The Mandaeans are a contemporary religion with communities in Iraq and Iran, as well as an expanding Diaspora in Europe, North America, and Australia; their heritage reaches back to Late-Antique Mesopotamia. Most scholars of religion in Late Antiquity have ignored them, especially after earlier attempts to interpret key Gospel passages through Mandaean literature fell sharply, and deservedly, out of favor. In more recent scholarship, their importance for understanding pre-Islamic religion in Sasanian Iran is slowly being recognized. Yet major texts, such as the Mandaic Book of John, are not available in English translation. Professors Charles Häberl of Rutgers University and James McGrath of Butler University are producing a translation of this Book of John; their work-in-progress is helpfully posted on the project blog. Continue reading
This database of magical gems, named after Campbell-Bonner’s famous collection of 1954, is in fact far more extensive, containing over 1,000 items. These are drawn from over 30 collections, including the British Museum, and the Budapest Museum of Fine Arts, which is curating the website with the University of Fribourg, under the direction of an international editorial board. According to the site, the database, which is currently expanding, contains “a fourth of the known corpus of magical gems.” Its search functions allow the user to browse the gems by collection, material, place of discovery (only a few of which are known), iconographical schemes and elements, vocabulary (gem inscriptions in Greek and Latin), names, voces magicae, Logoi, and Characteres. The entries themselves contain this information, when available, along with digital images of the gems; these can even be sent as electronic postcards! There is a small glossary and bibliography, which has the helpful feature of noting the gems referred to in each entry. Clearly this is a major resource, which will become even more important as the site grows.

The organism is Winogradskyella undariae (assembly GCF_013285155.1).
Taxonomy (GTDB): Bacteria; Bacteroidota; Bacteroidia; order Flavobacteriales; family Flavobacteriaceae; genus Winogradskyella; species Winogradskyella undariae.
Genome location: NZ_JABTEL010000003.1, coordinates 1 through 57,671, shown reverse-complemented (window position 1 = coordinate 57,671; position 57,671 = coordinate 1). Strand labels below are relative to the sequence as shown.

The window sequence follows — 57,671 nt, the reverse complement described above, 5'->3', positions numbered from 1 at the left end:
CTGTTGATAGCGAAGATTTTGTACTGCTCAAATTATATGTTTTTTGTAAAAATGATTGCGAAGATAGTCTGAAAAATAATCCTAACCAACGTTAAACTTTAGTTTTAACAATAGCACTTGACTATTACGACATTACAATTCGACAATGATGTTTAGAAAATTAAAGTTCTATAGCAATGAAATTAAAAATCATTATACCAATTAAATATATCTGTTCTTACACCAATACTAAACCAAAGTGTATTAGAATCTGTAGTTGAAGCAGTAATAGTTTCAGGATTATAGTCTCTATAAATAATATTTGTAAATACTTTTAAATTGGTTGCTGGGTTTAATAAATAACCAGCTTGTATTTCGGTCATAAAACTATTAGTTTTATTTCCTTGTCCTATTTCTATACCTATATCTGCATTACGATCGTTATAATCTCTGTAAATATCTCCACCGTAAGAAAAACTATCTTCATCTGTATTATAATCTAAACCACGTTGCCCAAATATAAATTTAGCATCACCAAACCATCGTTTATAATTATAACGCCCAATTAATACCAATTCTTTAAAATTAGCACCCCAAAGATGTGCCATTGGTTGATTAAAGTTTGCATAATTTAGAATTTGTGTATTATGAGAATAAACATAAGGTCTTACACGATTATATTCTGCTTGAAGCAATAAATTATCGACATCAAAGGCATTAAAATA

American avant-garde composer Morton Feldman’s “Turfan Fragments” (1980), a piece on the famous (East) Berlin collection now largely available online, can be listened to on YouTube, as performed by the Orchestra of the SEM Ensemble, with conductor Petr Kotik:
As a connoisseur of fragmentary ancient texts, I found this agitated work unexpected and inspirational!
Elsewhere on YouTube, there is a documentary on Turfan (“A Heat Wave Called Turfan”), part of a 12-episode series on the Silk Road in English, with joint Japanese and Chinese production.
The Iranian texts discovered at the beginning of the 20th-century during the German excavations of the Turfan oasis constitute a major source for modern scholarship on Manichaeism; like the Nag Hammadi Library, they provide an important corrective to the exclusively polemical accounts that had survived the manuscript transmission. The numerous textual fragments have been patiently published over the past century by a number of scholars, and this critical project is still ongoing.